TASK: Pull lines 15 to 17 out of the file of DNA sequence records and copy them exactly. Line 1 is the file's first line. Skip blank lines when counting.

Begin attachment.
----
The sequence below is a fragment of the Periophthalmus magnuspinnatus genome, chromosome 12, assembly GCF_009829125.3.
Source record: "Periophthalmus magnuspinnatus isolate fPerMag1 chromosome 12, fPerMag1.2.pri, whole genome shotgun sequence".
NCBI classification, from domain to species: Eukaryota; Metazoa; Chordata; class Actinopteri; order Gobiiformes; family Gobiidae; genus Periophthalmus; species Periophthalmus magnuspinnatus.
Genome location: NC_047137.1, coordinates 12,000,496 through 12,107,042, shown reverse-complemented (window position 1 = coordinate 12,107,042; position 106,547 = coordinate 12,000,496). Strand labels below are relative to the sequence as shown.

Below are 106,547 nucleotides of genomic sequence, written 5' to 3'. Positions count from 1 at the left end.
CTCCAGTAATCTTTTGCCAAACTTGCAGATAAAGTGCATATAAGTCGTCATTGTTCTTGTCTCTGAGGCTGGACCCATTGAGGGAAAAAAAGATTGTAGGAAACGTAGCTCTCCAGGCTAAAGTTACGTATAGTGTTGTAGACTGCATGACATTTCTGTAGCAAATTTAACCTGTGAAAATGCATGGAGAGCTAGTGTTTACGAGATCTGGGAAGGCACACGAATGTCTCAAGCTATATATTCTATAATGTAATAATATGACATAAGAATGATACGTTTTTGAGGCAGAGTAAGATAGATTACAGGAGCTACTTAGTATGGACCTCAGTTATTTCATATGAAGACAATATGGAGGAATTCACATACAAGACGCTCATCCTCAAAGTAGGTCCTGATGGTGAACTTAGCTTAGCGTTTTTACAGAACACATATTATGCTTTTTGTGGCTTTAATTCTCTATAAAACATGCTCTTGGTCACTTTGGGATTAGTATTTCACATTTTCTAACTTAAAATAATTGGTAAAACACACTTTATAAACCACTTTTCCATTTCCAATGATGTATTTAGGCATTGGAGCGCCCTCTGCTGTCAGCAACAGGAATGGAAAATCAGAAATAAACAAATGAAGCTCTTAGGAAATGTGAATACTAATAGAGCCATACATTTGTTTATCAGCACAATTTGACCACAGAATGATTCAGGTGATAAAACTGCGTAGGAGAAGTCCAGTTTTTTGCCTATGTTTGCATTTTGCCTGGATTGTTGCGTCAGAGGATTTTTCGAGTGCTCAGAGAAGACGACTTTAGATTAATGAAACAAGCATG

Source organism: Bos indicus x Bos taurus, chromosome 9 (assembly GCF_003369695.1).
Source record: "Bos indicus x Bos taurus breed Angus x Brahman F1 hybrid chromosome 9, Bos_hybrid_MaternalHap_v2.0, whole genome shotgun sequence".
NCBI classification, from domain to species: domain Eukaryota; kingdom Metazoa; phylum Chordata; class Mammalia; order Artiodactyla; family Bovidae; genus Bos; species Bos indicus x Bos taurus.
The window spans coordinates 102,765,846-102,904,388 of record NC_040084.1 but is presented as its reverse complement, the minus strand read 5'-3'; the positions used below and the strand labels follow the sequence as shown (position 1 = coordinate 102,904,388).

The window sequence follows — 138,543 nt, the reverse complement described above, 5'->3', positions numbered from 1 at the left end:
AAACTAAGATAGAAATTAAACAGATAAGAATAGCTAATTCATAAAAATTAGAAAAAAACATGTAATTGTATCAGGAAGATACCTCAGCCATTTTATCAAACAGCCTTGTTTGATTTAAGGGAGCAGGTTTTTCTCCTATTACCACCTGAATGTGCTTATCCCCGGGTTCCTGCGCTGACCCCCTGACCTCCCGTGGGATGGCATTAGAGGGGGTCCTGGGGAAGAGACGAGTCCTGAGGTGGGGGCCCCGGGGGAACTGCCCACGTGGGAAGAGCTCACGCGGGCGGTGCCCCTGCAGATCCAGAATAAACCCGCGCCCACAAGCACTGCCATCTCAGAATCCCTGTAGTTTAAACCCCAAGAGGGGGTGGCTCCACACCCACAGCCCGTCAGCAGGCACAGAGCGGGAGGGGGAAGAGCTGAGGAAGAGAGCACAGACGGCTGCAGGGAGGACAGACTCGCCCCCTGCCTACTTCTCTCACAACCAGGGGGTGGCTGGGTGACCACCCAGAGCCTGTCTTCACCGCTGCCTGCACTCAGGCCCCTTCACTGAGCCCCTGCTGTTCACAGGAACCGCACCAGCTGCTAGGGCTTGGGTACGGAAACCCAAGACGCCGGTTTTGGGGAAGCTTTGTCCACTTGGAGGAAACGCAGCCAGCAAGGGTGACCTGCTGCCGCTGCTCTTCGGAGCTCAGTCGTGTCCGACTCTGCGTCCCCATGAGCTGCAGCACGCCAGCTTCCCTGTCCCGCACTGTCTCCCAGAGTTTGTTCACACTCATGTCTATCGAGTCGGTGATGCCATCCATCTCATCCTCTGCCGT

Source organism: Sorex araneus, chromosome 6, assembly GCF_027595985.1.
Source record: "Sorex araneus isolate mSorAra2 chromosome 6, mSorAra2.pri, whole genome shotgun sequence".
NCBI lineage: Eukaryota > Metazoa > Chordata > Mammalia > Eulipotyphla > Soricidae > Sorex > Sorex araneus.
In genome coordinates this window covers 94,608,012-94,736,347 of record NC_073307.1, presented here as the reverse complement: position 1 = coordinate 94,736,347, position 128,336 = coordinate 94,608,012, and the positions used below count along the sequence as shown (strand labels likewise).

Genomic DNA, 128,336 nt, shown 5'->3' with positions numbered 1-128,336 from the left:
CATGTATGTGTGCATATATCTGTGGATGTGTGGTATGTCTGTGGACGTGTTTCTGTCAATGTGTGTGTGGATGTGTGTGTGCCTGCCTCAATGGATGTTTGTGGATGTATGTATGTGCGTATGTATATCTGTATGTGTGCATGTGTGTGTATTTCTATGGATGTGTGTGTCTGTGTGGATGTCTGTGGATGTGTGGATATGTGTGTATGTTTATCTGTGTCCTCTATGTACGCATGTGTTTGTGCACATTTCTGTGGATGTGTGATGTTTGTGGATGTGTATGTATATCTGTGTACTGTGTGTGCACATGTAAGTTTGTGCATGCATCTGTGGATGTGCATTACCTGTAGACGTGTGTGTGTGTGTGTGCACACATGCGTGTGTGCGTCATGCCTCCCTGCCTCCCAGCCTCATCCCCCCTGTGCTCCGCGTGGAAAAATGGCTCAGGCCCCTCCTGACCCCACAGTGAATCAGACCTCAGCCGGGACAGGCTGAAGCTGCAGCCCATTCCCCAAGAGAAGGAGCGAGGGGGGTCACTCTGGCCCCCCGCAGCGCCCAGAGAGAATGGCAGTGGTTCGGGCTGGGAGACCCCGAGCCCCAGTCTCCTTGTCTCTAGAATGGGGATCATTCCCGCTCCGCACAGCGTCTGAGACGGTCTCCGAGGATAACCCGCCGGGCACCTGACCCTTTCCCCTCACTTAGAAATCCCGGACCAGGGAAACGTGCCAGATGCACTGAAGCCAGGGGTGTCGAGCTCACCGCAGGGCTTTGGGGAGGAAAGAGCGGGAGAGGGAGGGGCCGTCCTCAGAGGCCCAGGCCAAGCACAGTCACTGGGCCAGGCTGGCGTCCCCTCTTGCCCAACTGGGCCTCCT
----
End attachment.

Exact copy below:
NCBI lineage: Eukaryota > Metazoa > Chordata > Mammalia > Eulipotyphla > Soricidae > Sorex > Sorex araneus.
In genome coordinates this window covers 94,608,012-94,736,347 of record NC_073307.1, presented here as the reverse complement: position 1 = coordinate 94,736,347, position 128,336 = coordinate 94,608,012, and the positions used below count along the sequence as shown (strand labels likewise).

Genomic DNA, 128,336 nt, shown 5'->3' with positions numbered 1-128,336 from the left: